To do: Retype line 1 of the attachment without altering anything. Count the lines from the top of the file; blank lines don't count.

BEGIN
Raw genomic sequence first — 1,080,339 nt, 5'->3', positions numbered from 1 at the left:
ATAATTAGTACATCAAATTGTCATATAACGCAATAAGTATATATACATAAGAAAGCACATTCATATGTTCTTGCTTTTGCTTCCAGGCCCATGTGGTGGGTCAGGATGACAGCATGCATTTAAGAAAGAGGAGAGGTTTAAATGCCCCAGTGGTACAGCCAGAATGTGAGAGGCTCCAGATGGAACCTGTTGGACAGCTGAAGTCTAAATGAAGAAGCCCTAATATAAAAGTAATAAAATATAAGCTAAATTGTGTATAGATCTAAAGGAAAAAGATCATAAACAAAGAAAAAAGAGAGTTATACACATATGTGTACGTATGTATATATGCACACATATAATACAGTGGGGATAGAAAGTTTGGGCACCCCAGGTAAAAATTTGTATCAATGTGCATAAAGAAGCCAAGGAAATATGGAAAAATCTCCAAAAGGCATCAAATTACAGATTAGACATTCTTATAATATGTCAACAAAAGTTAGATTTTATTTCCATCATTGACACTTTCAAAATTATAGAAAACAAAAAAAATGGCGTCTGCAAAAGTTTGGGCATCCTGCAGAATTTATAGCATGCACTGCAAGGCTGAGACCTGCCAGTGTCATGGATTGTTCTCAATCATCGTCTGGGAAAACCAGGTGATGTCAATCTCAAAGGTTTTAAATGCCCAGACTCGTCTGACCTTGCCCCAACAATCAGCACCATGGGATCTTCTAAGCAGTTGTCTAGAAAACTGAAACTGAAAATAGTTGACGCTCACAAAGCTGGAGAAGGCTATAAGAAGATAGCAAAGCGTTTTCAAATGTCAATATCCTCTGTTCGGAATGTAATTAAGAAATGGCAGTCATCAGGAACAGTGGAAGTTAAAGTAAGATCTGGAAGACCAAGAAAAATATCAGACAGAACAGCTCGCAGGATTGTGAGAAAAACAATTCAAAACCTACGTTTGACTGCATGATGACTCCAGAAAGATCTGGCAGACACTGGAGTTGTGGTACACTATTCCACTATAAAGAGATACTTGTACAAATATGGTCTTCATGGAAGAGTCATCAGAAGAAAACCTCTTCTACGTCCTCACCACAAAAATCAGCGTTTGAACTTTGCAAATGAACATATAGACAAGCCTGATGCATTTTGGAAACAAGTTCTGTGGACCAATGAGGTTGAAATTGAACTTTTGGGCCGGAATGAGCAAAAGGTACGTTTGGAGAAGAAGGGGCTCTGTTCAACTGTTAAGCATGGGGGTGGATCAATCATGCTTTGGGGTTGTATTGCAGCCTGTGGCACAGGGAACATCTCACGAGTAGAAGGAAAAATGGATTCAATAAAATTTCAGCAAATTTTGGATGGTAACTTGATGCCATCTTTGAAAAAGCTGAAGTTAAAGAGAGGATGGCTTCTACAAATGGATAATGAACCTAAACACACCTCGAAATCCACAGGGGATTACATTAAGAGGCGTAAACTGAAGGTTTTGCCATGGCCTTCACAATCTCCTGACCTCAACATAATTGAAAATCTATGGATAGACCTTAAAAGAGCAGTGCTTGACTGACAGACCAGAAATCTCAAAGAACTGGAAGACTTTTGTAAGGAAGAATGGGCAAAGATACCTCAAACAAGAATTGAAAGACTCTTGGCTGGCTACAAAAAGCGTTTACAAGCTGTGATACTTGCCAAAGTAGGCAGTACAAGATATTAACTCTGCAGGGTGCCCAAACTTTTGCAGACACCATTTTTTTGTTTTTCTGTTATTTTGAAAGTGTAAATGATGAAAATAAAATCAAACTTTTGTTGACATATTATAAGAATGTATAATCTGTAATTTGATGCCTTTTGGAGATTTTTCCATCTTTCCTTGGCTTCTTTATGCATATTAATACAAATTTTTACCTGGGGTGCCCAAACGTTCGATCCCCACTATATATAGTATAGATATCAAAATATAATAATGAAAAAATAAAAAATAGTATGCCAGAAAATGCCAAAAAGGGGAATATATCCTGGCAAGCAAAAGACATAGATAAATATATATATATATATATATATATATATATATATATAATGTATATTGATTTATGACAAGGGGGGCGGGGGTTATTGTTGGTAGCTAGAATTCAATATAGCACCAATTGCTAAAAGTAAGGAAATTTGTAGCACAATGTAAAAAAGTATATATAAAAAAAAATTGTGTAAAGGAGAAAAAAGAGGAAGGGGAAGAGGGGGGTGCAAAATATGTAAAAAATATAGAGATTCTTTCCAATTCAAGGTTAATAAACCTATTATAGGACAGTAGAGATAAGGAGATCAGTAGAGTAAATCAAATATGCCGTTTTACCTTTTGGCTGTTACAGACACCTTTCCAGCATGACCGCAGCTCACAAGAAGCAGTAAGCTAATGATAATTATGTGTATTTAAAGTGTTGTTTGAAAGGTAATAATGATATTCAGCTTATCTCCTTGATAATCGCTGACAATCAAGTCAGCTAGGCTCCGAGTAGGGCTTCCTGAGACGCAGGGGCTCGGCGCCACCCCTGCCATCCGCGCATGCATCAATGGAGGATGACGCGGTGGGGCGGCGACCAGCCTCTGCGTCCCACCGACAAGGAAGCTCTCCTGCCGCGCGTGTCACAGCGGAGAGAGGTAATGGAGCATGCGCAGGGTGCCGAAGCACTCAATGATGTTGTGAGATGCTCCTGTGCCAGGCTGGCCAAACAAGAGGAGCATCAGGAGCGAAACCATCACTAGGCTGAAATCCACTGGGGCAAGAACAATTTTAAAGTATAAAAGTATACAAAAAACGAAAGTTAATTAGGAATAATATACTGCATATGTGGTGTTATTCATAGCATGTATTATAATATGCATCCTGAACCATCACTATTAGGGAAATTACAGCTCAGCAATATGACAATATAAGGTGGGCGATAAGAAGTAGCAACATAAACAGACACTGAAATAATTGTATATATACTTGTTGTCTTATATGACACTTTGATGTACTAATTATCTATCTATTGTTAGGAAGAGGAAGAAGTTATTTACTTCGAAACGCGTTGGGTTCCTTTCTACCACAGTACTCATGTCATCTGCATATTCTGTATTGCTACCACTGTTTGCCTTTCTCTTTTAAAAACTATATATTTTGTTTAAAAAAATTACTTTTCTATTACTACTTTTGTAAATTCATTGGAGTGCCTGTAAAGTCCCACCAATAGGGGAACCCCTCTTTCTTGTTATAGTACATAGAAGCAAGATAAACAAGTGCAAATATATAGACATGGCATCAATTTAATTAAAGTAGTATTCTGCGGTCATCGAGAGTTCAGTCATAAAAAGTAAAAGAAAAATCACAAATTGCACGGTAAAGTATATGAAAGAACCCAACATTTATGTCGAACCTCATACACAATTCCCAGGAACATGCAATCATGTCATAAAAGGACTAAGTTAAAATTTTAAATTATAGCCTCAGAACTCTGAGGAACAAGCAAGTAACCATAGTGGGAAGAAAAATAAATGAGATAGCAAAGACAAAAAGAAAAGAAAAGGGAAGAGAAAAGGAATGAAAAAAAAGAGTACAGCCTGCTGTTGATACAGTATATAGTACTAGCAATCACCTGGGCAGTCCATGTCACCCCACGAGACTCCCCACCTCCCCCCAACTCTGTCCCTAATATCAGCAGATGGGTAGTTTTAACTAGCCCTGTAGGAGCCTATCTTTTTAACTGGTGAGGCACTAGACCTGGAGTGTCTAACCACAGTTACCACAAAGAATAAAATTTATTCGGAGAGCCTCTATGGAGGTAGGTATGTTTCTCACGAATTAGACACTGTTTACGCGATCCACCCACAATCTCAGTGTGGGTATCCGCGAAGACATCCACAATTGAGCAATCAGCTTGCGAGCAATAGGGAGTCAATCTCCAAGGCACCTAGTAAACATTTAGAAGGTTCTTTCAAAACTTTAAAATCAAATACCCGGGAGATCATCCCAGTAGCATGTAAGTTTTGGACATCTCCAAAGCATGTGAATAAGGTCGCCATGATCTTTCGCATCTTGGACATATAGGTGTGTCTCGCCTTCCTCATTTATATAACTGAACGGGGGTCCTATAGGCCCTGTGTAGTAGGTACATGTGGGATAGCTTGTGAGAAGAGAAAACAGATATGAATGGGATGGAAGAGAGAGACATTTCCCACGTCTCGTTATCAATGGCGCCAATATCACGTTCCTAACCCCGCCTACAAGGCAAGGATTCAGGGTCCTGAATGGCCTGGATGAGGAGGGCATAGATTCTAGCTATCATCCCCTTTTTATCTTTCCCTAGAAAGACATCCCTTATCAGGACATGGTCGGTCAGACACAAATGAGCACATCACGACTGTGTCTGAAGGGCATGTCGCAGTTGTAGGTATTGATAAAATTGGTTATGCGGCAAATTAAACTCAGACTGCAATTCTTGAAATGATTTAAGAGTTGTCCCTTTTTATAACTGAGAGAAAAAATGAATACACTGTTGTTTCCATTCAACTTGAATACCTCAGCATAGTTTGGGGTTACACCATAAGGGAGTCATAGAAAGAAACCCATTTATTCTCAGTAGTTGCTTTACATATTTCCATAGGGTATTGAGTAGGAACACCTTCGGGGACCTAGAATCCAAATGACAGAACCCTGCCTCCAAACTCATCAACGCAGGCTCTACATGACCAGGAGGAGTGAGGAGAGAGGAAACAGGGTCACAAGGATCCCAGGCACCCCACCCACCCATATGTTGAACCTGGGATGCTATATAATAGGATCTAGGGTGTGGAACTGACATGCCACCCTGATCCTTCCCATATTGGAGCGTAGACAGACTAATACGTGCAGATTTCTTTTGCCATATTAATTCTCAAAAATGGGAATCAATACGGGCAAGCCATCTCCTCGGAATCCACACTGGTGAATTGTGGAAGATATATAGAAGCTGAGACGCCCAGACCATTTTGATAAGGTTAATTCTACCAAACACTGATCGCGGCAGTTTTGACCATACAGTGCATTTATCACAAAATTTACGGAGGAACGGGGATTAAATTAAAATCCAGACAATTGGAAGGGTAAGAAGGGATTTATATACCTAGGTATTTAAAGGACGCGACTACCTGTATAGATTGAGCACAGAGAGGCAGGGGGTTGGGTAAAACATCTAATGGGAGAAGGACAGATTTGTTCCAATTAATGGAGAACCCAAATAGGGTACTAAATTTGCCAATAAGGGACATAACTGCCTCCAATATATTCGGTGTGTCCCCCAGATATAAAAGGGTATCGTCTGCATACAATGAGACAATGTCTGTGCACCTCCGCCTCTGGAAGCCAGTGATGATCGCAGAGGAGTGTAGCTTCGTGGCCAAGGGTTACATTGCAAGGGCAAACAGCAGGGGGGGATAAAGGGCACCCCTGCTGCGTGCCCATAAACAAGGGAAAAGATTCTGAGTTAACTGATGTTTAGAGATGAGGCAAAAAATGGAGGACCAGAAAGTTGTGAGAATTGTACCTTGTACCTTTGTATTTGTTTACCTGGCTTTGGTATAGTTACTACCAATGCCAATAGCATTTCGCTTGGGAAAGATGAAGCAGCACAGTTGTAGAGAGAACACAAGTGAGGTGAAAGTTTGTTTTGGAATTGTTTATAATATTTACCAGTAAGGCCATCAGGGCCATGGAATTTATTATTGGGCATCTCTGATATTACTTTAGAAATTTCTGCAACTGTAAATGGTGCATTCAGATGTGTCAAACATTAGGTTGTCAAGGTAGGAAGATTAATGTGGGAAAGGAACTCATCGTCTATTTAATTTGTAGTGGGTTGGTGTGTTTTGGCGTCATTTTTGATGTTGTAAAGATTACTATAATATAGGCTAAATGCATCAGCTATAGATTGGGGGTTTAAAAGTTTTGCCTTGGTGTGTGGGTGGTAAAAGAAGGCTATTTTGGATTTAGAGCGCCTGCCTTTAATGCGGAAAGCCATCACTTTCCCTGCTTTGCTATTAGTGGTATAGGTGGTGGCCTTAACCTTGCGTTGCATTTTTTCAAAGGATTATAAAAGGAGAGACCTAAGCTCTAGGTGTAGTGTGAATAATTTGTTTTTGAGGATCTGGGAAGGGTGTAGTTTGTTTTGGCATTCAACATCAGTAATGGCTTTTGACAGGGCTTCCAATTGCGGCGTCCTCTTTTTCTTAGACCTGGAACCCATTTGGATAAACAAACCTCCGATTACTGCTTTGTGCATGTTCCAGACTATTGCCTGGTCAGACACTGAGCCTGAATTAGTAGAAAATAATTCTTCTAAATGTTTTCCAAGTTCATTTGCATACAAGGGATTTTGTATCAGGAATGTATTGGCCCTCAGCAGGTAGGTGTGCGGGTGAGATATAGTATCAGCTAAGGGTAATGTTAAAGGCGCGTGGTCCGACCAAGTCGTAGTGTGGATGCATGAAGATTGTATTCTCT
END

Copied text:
Raw genomic sequence first — 1,080,339 nt, 5'->3', positions numbered from 1 at the left: